Barefoot and empowered: NZ’s link to solar grandmas
From a village in India, New Zealand-born 2018 Hillary Laureate Meagan Fallone is bringing solar electricity to some the poorest people in the most remote corners of the world.
She’s the inspirational and aspirational CEO of The Barefoot College, an institution which helps train rural women to be solar engineers. The 3000 engineers it has trained, mainly grandmothers with limited literacy, generate 1.4 gigawatts of clean electricity a year.
“They are pretty powerful, no pun intended,” said Fallone, who estimates the grandmothers generate electricity for roughly one million people.
“We see women as an under-utilised and under-valued resource in the developing world. They have been left out of a formal education process ... we’re trying to put that on its head.”
The social enterprise college is based on the approach of Mahatma Gandhi, who Fallone said recognised the abundance of knowledge in communities. A lack of formal education is no barrier to acceptance to the college’s programmes, which include solar engineering, water sanitation and the teaching of artisan industries.
Since Fallone joined the organisation nine years ago, campuses have sprung up around the world and its programmes have impacted lives in 96 countries. The college estimates it’s replaced 500 million litres of kerosene with solar energy and collected a billion litres of drinking water.
Fallone said the college focuses on training women for a good reason.
“We see women as an under-utilised and under-valued resource in the developing world. They have been left out of a formal education process, so we say ‘Oh, they’re not literate, they aren’t highly numerate, therefore they’re not valuable’.
“We’re trying to put that on its head.”
Women are “beautiful teachers and passers of knowledge”, according to Fallone.
"What's the best way of communicating in the world today? Television? No. Telegraph? No. Telephone? No. Tell a woman.”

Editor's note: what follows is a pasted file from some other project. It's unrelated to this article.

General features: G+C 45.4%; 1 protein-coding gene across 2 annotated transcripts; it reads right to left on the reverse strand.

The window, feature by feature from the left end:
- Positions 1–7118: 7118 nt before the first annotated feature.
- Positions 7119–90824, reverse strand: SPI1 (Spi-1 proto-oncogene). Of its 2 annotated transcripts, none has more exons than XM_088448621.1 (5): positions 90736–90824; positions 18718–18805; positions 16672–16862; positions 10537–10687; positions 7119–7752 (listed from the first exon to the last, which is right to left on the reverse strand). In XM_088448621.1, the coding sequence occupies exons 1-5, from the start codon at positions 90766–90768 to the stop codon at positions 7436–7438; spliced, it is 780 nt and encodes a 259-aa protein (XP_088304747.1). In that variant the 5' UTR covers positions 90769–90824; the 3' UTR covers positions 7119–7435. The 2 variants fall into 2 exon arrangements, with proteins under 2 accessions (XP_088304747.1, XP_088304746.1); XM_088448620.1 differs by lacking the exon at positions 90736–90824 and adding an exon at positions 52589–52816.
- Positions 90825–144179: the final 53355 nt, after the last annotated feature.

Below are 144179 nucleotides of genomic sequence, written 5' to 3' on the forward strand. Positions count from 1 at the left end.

It’s a quality first identified by the founder of The Barefoot College, Bunker Roy. In a Ted Talk Roy explained why the college chose to focus on training women when it was established 48 years ago.
“One lesson we learned in India was men are untrainable. Men are restless, men are ambitious, men are compulsively mobile, and they all want a certificate. All across the globe, you have this tendency of men wanting a certificate. Why? Because they want to leave the village and go to a city, looking for a job. So we came up with a great solution: train grandmothers. What's the best way of communicating in the world today? Television? No. Telegraph? No. Telephone? No. Tell a woman.”
Mature women were most likely to have strong roots within a community. Teaching the grandmothers was found to be the best way the college found to keep knowledge in a community to benefit all inhabitants.
Fallone sees providing a village with free grandmother-installed solar energy as like providing the community with a key to unlock potential.
“Imagine yourself in a village in the rain forest in Borneo, in Sabah, Malaysia. You’re a five-hour walk from the nearest track or road to catch a ride to the nearest town which is at least 45 minutes away from that, to buy a small amount of kerosene, and then have to return home.”